How the cutting tool industry is dealing with disruption?
The cutting tool is disrupted due to various factors. Here is how they are dealing with it
The cutting tools industry largely depends on the automotive sector and hence was hit by tough market conditions last year. Speaking about the market situation, Gautam K. Ahuja, managing director, Dormer Pramet India said, “The demand for cutting tools was quite low in India last year, with GDP growth expected to be around 5% in 2019-20. The automotive industry declined to a historic low of -14% in 2019, which was much worse than the global recession of 2008. Even sectors like oil & gas and textile machinery have taken a big hit. Thus, drilling & boring have not been any different and followed the same path of decline in 2019. However, it seems that we have bottomed out and the demand in early 2020 is slightly better than the second half of 2019. The GDP is expected to be around 5.8% in 2020-21, which is a little better than the current fiscal year. Dormer Pramet India has started 2020 on a positive note and we expect to continue the momentum.”
Giving overview of the market from his point of view, L. Krishnan, managing director, TaeguTec India says, “The demand for cutting tools is largely correlated with that in the automotive and auto components industry, and this applies for specific manufacturing applications of drilling and boring too. However, there are some pockets like the oil & gas and heavy engineering sectors, which require significant drilling & boring all year long. These sectors are doing reasonably well. Of course, once the auto sector recovers, we expect demand to improve as well.”
Seconding the same, Ramakant Reddy, Managing Director, LMT Tools India says, “Currently, demand for all the consumable cutting tools is low for most of the manufacturers unless they have a unique product. Drilling is no exception to it because it is part of consumable tooling, which can be purchased as and when required. On the contrary, demand for boring tools is better as boring bars are essential in the process of development of BS VI vehicles.”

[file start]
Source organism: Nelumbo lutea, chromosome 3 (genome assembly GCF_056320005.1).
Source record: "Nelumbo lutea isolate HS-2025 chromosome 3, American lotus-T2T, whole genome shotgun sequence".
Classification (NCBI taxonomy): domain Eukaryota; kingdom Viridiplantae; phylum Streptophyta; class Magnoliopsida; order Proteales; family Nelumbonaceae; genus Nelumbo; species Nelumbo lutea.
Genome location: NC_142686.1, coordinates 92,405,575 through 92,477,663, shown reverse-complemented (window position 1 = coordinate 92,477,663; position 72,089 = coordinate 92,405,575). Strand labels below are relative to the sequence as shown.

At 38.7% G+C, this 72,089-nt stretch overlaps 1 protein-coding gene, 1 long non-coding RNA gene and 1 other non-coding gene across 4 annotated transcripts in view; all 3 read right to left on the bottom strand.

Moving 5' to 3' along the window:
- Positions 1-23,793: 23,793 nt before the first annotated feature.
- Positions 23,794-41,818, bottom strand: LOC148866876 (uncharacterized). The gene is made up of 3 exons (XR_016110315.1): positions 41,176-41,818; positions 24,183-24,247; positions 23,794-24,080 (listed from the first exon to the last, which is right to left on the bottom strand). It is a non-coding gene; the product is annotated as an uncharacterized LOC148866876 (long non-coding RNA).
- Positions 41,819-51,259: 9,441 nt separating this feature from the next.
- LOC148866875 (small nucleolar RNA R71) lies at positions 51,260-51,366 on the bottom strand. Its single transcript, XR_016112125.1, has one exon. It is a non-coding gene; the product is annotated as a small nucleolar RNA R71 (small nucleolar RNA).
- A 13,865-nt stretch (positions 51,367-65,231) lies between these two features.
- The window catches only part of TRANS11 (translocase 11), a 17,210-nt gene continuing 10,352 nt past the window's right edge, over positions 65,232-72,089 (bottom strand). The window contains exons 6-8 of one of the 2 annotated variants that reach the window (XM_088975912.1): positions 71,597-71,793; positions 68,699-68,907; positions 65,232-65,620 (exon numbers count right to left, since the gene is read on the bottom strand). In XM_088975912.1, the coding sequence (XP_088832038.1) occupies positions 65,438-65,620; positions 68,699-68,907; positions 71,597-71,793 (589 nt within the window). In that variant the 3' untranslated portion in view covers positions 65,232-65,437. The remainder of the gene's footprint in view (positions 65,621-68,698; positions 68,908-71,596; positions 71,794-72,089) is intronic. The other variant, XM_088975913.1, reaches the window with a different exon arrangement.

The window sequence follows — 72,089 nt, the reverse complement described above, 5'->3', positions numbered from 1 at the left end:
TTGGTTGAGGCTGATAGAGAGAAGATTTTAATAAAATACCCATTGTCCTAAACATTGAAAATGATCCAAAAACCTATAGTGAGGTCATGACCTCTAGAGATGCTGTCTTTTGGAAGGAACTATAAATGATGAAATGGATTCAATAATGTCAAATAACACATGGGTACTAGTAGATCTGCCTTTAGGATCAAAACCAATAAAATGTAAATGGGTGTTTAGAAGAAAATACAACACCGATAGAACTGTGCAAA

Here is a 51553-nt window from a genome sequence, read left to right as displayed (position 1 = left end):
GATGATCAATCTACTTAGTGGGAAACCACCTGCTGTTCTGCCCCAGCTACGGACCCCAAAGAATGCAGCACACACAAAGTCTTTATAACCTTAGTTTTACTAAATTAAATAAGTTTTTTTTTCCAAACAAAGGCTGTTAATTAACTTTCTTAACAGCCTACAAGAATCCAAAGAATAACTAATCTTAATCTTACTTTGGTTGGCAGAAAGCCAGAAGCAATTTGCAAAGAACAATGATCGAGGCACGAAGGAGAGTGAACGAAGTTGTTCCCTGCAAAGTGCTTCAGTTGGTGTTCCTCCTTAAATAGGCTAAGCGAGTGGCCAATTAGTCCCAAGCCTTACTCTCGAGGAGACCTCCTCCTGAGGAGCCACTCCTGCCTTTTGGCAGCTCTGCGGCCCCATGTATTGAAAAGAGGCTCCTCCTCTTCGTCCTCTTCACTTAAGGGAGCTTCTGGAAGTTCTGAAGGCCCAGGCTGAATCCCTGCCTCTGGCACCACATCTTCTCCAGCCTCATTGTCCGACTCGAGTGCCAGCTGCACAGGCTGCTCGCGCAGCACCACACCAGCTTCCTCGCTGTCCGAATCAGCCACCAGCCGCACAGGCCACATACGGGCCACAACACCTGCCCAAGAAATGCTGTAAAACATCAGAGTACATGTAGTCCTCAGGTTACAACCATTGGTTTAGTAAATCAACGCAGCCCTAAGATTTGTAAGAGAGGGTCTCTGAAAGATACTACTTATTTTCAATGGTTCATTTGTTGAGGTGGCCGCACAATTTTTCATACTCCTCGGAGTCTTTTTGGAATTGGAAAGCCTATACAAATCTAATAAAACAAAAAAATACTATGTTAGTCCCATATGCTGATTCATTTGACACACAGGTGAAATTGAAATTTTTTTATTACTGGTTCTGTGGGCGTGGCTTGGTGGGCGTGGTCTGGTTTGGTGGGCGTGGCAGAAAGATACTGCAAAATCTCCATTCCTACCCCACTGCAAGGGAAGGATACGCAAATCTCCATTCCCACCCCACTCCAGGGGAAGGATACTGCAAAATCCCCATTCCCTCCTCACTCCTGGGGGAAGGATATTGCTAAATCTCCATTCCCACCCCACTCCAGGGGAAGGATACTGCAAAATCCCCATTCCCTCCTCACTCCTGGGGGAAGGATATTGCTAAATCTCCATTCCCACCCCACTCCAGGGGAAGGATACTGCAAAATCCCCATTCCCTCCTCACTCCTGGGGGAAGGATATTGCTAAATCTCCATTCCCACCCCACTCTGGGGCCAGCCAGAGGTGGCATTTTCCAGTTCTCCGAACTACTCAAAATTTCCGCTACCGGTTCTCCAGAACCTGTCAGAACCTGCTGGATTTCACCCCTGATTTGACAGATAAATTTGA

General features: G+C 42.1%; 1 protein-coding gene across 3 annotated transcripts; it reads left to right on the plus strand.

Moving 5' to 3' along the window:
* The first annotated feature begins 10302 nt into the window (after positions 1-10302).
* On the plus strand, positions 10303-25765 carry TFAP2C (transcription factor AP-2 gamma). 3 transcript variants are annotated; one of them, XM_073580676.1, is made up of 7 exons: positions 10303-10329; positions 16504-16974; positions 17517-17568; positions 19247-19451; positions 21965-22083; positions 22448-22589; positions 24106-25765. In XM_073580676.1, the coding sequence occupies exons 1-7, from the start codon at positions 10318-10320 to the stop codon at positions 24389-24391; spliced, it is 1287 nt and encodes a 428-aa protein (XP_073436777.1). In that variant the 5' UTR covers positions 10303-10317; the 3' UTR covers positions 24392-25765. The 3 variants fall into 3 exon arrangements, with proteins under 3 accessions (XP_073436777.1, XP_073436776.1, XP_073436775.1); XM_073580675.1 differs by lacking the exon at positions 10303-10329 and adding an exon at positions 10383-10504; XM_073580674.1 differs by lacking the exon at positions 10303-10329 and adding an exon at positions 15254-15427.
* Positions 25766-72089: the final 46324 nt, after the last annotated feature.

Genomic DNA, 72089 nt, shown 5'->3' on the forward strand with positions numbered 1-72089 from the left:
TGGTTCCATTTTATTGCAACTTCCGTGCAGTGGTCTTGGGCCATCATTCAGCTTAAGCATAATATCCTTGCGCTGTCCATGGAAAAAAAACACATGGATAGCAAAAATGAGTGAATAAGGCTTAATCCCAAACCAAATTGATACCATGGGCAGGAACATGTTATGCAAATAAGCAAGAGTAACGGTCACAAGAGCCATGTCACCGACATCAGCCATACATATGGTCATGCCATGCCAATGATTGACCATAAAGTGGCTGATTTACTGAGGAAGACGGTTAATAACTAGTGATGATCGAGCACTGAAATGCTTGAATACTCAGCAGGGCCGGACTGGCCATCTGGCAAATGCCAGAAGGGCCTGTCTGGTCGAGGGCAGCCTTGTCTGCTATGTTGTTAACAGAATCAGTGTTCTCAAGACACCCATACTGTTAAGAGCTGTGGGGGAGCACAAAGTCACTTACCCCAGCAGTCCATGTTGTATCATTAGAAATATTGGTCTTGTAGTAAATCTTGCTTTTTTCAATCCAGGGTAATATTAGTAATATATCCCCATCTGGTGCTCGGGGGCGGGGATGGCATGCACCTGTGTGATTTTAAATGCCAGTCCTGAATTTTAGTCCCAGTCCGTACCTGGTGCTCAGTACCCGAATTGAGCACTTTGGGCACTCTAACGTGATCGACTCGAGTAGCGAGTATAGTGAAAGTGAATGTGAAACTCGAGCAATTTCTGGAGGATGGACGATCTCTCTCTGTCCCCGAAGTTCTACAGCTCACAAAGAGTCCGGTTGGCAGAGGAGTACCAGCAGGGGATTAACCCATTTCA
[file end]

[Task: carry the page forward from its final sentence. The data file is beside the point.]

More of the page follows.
Observing the changes in the consumer demand, Jay Shah, managing director, Tungaloy India says, “With improvements in production technology, many components need not be milled or turned. But Drilling/hole finishing and thread cutting operations remain. In the aerospace and medical industry, drilling and boring are one of the most difficult operations to perform. And, we take up such opportunities to win customers.”
How to deal with disruption?
Ahuja explains, “We are living in the VUCA (Volatility, Uncertainty, Complexity, Ambiguity) world, which is like a roller coaster, going up and down. The automotive is the biggest segment, and it is expected to grow only in single digits, due to various factors ranging from BS VI, electric mobility, demographic shift to call taxis and improved public transport like metros & AC buses, etc. However, other sectors like railway and defence & aerospace are opening-up new opportunities for the private sector. This means demand for cutting tools in India will have a modest growth, but gradually shift to other sectors, where the materials to be machined are quite different than automotive. Companies which focus on new products for the upcoming industries will grow faster than others which continue to be dependent on Automotive. For Dormer Pramet, railway, heavy machining and air frame assembly are the focus segments, and a lot of products dedicated to them.”
To add into it Krishnan says, “The major disruptions that we are set to see in a couple of years from now include the large migration of automobiles to electric vehicles. This would significantly reduce demand for cutting tools since the intensity of machining or tooling in the electric mobility industry is much less. However, aerospace, defence and general engineering are moving towards newer alloys and newer materials that have lower machinability, and that entail more specialised requirement of cutting tools. The net of all this will depend on the extent of electrification of the automobile industry, but it is too early to draw timelines for now.”
Reddy reveals the company’s business approach in the highly disrupted market. “Through targeted market analyses and intensive discussions with our customers, we try to align our developments even more to the needs and requirements of the customers. Existing products are also checked in terms of performance and price and adjusted to current requirements if necessary,” he says.